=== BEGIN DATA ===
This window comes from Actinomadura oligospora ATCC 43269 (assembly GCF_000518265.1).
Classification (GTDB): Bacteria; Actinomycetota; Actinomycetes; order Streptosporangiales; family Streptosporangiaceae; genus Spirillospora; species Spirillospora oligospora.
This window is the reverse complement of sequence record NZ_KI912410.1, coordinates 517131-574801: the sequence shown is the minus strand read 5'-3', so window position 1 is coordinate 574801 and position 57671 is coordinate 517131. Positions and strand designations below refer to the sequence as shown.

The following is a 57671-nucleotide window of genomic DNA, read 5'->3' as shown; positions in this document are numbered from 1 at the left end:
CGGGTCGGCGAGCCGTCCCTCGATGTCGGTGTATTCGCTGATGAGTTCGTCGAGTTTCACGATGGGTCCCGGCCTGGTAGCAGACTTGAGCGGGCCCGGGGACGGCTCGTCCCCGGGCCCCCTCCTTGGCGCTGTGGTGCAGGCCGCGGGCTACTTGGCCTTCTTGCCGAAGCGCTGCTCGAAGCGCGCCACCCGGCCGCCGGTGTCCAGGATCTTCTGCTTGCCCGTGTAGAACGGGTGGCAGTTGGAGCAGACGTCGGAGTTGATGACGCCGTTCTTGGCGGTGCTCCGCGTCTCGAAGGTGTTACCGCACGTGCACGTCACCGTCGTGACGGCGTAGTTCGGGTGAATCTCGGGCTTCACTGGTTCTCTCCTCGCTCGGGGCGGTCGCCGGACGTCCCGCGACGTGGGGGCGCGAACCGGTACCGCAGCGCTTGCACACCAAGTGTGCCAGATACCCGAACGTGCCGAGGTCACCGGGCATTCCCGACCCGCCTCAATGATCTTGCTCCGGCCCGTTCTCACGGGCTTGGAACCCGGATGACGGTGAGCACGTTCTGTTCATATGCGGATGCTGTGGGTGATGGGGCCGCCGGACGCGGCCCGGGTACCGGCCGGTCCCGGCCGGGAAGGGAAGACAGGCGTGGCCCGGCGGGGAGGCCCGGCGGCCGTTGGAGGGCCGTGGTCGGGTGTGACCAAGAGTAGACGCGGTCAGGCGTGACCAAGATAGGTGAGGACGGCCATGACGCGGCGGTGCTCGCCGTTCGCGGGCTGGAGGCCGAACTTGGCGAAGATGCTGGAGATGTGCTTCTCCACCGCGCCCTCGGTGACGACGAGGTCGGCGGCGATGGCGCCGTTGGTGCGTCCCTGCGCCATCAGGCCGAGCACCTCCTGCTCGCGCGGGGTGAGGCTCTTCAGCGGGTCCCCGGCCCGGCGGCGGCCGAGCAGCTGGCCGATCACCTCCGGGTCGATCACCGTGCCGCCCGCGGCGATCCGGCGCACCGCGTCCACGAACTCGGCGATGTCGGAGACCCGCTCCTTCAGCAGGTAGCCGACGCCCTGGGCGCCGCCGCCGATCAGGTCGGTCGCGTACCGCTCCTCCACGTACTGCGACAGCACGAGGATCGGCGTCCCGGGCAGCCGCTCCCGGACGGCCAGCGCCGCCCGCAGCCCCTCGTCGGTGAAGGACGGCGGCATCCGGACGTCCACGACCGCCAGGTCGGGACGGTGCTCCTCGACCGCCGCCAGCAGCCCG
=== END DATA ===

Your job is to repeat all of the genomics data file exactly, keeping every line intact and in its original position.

This window comes from Actinomadura oligospora ATCC 43269 (assembly GCF_000518265.1).
Classification (GTDB): Bacteria; Actinomycetota; Actinomycetes; order Streptosporangiales; family Streptosporangiaceae; genus Spirillospora; species Spirillospora oligospora.
This window is the reverse complement of sequence record NZ_KI912410.1, coordinates 517131-574801: the sequence shown is the minus strand read 5'-3', so window position 1 is coordinate 574801 and position 57671 is coordinate 517131. Positions and strand designations below refer to the sequence as shown.

The following is a 57671-nucleotide window of genomic DNA, read 5'->3' as shown; positions in this document are numbered from 1 at the left end:
CGGGTCGGCGAGCCGTCCCTCGATGTCGGTGTATTCGCTGATGAGTTCGTCGAGTTTCACGATGGGTCCCGGCCTGGTAGCAGACTTGAGCGGGCCCGGGGACGGCTCGTCCCCGGGCCCCCTCCTTGGCGCTGTGGTGCAGGCCGCGGGCTACTTGGCCTTCTTGCCGAAGCGCTGCTCGAAGCGCGCCACCCGGCCGCCGGTGTCCAGGATCTTCTGCTTGCCCGTGTAGAACGGGTGGCAGTTGGAGCAGACGTCGGAGTTGATGACGCCGTTCTTGGCGGTGCTCCGCGTCTCGAAGGTGTTACCGCACGTGCACGTCACCGTCGTGACGGCGTAGTTCGGGTGAATCTCGGGCTTCACTGGTTCTCTCCTCGCTCGGGGCGGTCGCCGGACGTCCCGCGACGTGGGGGCGCGAACCGGTACCGCAGCGCTTGCACACCAAGTGTGCCAGATACCCGAACGTGCCGAGGTCACCGGGCATTCCCGACCCGCCTCAATGATCTTGCTCCGGCCCGTTCTCACGGGCTTGGAACCCGGATGACGGTGAGCACGTTCTGTTCATATGCGGATGCTGTGGGTGATGGGGCCGCCGGACGCGGCCCGGGTACCGGCCGGTCCCGGCCGGGAAGGGAAGACAGGCGTGGCCCGGCGGGGAGGCCCGGCGGCCGTTGGAGGGCCGTGGTCGGGTGTGACCAAGAGTAGACGCGGTCAGGCGTGACCAAGATAGGTGAGGACGGCCATGACGCGGCGGTGCTCGCCGTTCGCGGGCTGGAGGCCGAACTTGGCGAAGATGCTGGAGATGTGCTTCTCCACCGCGCCCTCGGTGACGACGAGGTCGGCGGCGATGGCGCCGTTGGTGCGTCCCTGCGCCATCAGGCCGAGCACCTCCTGCTCGCGCGGGGTGAGGCTCTTCAGCGGGTCCCCGGCCCGGCGGCGGCCGAGCAGCTGGCCGATCACCTCCGGGTCGATCACCGTGCCGCCCGCGGCGATCCGGCGCACCGCGTCCACGAACTCGGCGATGTCGGAGACCCGCTCCTTCAGCAGGTAGCCGACGCCCTGGGCGCCGCCGCCGATCAGGTCGGTCGCGTACCGCTCCTCCACGTACTGCGACAGCACGAGGATCGGCGTCCCGGGCAGCCGCTCCCGGACGGCCAGCGCCGCCCGCAGCCCCTCGTCGGTGAAGGACGGCGGCATCCGGACGTCCACGACCGCCAGGTCGGGACGGTGCTCCTCGACCGCCGCCAGCAGCCCG